Newfoundland & Labrador

Swarm of honeybees rescued after risking the wrong kind of buzz at Avalon Mall

Beekeeper Paul Dinn brought the swarm from a transformer yard to his sanctuary

July 20, 2018

Beekeeper Paul Dinn beside the swarm of honeybees, right before helping them into their new hive. (Provided by Paul Dinn)

Construction workers at the Avalon Mall in St. John's got an unexpected buzz when they found a swarm of honeybees in one of the mall's transformer yards Tuesday.

Fortunately for the bees — and the nearby workers — beekeeper Paul Dinn was ready to spring into action to save them.

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When Dinn got a call from the mall's operations manager at about 9 a.m. Wednesday he grabbed his equipment for swarm rescues, including an empty hive complete with honeycomb and wax from other bees.

"Basically we're bringing a small hive, their home, right to the bees," said Dinn, who runs Adelaide's Honey Bee, Pollinator and Wildflower Reserve with his wife Brenda.

All that home needed was a swarm.

What is a swarm, and why do bees do it?

A honeybee swarm is the process by which a new honey bee colony is formed.

"Honeybees will gather in a large cluster, and when they do a swarm it's almost like it's snowing and they're very loose and they're going along," Dinn said. 

If there's a queen bee in the swarm, the other bees will follow her — and when the queen lands the rest of the bees will do the same, with all of the bees bundling up together. The swarm that landed in the transformer yard, against the outside wall of the mall, was about the size of a basketball.

No home for wild bees: A honeybee swarm was found Wednesday in this transformer yard on the Avalon Mall's property. (Provided by Paul Dinn)

A swarm sounds bad, but bees are actually most docile when they're in one because they're looking for a new home and ready to reproduce.

"What they'll do is they'll consume enough honey to last about seven days, so they're actually really full of honey and they're kind of bloated and, a lot of times, are not able to actually bend to sting," he said.

"They're very relaxed, like us after Sunday dinner."

How do you save a bunch of honeybees?

That was the situation Dinn found when he got to the mall, ready to save full-bellied bees in the middle of both heavy construction and the shopping centre's ongoing business.

Fortunately, the bees didn't find an electrical yard a very appealing spot for a home and were eager to be relocated.

"I had to just take my hands and gently kind of scoop them, and then lay them in the hive," Dinn said.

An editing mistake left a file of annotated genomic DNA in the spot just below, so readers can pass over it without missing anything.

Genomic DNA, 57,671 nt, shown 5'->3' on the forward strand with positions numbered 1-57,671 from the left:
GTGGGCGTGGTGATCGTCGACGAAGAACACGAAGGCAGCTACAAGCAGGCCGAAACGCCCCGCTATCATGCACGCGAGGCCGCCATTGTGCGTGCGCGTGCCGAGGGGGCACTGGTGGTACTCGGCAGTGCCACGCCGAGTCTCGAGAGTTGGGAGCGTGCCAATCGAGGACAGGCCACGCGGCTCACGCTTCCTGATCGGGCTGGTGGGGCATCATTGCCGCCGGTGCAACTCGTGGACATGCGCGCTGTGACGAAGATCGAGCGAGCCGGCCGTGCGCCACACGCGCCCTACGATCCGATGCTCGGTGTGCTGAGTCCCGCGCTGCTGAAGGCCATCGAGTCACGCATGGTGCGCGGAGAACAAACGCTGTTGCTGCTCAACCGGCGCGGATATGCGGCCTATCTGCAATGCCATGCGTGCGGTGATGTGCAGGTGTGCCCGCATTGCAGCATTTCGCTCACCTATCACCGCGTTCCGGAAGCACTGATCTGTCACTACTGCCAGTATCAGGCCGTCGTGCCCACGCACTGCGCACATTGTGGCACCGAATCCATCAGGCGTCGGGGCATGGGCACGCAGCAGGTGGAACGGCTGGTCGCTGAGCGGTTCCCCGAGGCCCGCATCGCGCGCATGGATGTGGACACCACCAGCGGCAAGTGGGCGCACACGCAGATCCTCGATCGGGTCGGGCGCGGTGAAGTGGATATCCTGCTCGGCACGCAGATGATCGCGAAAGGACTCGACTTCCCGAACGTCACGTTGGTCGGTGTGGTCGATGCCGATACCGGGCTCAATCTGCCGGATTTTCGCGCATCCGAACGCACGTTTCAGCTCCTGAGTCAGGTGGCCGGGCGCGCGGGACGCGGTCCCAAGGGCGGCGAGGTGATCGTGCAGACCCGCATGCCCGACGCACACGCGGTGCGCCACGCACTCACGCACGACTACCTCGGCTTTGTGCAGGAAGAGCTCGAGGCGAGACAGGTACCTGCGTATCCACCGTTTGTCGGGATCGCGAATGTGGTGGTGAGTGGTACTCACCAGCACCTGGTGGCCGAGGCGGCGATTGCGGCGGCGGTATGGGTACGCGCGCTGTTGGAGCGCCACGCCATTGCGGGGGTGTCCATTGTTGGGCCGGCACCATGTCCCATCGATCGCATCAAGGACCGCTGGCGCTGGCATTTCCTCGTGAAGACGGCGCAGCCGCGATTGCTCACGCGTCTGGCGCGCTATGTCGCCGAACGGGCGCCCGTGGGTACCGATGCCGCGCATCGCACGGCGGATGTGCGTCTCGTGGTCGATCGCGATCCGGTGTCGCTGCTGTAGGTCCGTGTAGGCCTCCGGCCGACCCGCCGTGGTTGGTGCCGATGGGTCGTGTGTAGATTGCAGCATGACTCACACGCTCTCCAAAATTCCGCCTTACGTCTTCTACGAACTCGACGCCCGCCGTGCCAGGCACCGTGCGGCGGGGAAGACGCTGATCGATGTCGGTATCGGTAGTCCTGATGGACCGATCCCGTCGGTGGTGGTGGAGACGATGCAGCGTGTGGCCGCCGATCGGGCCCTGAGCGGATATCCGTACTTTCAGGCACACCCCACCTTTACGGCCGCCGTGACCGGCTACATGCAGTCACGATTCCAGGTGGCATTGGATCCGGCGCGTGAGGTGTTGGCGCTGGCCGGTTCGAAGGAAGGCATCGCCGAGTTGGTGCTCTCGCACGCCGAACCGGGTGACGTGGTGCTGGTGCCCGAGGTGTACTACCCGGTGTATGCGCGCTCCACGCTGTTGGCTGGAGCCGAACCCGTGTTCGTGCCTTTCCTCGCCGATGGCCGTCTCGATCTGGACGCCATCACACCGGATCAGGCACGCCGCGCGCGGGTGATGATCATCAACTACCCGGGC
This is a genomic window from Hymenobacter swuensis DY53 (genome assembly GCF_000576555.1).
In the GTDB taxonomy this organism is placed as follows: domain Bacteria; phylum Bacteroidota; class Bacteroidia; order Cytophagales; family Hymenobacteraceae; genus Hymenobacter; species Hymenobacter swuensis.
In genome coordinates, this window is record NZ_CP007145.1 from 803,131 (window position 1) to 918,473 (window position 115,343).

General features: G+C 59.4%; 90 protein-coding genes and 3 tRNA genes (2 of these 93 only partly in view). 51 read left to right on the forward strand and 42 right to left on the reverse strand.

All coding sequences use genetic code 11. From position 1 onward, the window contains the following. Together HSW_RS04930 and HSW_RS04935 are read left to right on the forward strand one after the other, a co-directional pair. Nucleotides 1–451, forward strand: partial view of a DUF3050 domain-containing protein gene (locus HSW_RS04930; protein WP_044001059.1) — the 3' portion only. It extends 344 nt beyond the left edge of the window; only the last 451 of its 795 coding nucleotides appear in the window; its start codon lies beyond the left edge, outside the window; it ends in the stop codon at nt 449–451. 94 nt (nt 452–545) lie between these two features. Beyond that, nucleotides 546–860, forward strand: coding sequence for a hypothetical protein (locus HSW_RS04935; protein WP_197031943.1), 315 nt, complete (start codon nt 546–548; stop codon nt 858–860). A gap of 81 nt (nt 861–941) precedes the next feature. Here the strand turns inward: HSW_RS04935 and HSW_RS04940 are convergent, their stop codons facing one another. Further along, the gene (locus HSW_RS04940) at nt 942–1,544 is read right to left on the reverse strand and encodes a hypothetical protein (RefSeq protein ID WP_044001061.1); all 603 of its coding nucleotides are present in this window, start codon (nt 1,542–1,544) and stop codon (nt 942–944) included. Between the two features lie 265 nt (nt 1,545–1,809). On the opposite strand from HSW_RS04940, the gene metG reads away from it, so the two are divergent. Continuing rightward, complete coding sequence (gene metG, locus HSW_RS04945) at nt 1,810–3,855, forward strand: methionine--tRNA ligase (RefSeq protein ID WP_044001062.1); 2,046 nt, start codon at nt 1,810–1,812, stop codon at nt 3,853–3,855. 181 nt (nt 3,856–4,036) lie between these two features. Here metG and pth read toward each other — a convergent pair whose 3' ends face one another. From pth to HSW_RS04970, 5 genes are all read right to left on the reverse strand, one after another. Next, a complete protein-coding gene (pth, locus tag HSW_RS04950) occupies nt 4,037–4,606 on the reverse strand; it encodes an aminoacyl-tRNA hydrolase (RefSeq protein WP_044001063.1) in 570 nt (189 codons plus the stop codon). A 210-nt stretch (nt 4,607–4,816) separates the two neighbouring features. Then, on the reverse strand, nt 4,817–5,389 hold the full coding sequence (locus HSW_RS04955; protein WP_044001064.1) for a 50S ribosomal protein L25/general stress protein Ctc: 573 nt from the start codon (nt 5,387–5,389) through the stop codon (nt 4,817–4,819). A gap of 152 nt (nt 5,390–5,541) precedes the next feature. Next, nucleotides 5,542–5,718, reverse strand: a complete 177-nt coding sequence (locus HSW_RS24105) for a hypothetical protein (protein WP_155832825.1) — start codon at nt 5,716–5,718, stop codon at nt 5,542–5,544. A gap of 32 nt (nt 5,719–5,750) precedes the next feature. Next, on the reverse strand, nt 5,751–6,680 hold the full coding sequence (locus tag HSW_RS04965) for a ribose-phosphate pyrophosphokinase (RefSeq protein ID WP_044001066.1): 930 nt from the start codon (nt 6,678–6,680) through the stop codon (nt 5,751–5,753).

It took about 10 minutes for Paul to move the swarmed bees from the mall's brick wall into the waiting hive, said Jamie Stroh, the mall's retail manager, and a few hours longer for the remaining stragglers to all make their way inside.

"As per his explanation, their pheromones were still on the brick," she said.

Once the queen was in the hive, Dinn propped the hive up to where the swarm had been and left its lid open slightly so the other bees would pick up her scent and head inside to find her. He then came back to retrieve the hive at around dusk.

"At that point, all the bees were in and he was able to transport them safely," Stroh said.

Why is it important to rescue honeybees?

Now the bees are settling in at Dinn's property.

"Paul actually sent us a video this morning of the bees in their new home, and they hopefully will enjoy their new rural setting," said Donna Vincent, mall marketing manager.

Their new home is in a secluded spot of the honeybee reserve, near a pond, with wildflowers and a woods nearby to offer protection from the wind.

"We actually took them to one of the less busy areas because they've already been through enough," Dinn said.

"There's not another bee hive within about 30 metres of them."


The call from the mall was the third one for a bee swarm rescue that the sanctuary has received this year. Rescuing bees like these isn't only important to Dinn personally, or to other beekeepers. Honeybees are responsible for one-third of food production, he said, and a home like his hives, cared for by a beekeeper, helps them survive long winters and bad weather.

"If people see a large cluster, they don't need to panic," he said.

"They just need to make a call to us or to a beekeeper in their neighbourhood that they know of, and just let people know that they're there and we'll gladly come over and rescue them."

Newfoundland's honeybees are particularly special — one of the healthiest populations in the world, Dinn said.

If people see a large cluster, they don't need to panic. They just need to call us ...

- Paul Dinn

"It's only, I believe, three places now in the world — Western Australia, the Isle of Man in the Great Britain area, and us — that have these healthy, healthy bees," he said.

"We really need to protect them."

Interest in beekeeping in the province is growing, and there are a few things budding apiarists [beekeepers] can do to help keep Newfoundland bees healthy. Don't import bees from other locations, Dinn said, and avoid buying used equipment that could be contaminated with mites or disease.

But for now, these bees are safe and healthy — surrounded by food, and far from the site of yesterday's stressful rescue, Dinn said.

"They must have woke up and said 'Ahh, we're in heaven.'"

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